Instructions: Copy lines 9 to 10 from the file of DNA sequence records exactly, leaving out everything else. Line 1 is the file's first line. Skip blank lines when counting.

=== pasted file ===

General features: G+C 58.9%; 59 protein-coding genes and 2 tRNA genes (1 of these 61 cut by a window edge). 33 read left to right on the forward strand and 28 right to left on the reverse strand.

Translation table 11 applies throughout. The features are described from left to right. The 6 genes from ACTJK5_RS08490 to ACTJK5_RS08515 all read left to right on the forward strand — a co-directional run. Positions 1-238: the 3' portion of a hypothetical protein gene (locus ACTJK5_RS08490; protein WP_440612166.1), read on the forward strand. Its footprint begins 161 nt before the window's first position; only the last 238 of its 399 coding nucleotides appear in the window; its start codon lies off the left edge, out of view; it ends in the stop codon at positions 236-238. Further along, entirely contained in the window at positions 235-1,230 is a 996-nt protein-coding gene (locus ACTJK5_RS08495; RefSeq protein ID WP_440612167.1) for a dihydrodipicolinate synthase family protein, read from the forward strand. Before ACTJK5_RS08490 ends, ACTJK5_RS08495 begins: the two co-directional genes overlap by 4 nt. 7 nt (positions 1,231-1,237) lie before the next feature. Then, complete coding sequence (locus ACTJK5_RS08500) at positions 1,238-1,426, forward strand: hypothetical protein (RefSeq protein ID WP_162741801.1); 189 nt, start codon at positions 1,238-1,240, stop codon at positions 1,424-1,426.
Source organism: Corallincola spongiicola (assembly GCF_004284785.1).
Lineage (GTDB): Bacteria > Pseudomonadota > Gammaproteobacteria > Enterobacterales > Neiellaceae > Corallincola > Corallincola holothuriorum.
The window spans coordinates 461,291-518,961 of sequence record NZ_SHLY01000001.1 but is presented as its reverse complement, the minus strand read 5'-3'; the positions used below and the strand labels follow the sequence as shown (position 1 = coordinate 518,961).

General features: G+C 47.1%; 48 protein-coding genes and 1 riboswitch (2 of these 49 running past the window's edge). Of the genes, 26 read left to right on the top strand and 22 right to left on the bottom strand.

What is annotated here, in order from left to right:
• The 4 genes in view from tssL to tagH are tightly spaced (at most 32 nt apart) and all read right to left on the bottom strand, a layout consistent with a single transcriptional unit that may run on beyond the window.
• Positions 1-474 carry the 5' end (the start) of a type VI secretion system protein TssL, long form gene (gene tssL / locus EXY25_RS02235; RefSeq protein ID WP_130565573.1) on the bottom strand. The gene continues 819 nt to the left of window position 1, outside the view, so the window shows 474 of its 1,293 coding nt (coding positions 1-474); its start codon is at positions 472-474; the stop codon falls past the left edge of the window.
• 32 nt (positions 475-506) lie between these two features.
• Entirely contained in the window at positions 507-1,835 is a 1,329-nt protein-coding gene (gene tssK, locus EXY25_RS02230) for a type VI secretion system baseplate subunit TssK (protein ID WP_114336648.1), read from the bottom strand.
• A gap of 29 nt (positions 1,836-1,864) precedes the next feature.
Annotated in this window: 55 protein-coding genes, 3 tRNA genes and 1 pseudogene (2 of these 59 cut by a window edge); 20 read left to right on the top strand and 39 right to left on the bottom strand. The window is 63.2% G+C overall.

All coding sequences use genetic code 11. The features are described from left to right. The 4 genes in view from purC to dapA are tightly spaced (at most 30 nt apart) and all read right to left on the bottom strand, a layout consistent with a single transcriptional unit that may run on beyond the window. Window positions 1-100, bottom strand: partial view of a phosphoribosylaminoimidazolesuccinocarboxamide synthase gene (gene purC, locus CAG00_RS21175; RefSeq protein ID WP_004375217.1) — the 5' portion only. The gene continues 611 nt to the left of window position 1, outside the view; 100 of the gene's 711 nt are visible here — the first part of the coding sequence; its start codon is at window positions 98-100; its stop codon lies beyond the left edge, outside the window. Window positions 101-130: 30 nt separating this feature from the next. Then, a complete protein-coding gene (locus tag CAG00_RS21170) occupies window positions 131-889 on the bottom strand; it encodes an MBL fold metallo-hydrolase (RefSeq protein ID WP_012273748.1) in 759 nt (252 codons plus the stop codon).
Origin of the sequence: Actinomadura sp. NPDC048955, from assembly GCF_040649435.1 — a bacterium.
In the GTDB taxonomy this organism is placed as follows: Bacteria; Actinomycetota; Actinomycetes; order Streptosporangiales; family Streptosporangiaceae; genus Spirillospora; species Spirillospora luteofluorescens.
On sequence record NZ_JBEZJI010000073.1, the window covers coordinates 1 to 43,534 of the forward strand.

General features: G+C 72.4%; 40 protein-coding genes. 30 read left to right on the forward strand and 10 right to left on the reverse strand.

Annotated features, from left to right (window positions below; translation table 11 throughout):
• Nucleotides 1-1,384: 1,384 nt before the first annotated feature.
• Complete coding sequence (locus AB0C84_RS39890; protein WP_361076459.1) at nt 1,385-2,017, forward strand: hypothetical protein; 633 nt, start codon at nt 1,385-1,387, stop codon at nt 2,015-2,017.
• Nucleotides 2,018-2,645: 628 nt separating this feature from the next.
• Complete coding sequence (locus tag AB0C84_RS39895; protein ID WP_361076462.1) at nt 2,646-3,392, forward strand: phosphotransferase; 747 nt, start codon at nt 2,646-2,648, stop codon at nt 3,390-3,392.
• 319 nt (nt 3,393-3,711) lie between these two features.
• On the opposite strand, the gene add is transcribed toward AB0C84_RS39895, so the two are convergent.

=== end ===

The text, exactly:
• Positions 1-474 carry the 5' end (the start) of a type VI secretion system protein TssL, long form gene (gene tssL / locus EXY25_RS02235; RefSeq protein ID WP_130565573.1) on the bottom strand. The gene continues 819 nt to the left of window position 1, outside the view, so the window shows 474 of its 1,293 coding nt (coding positions 1-474); its start codon is at positions 472-474; the stop codon falls past the left edge of the window.
• 32 nt (positions 475-506) lie between these two features.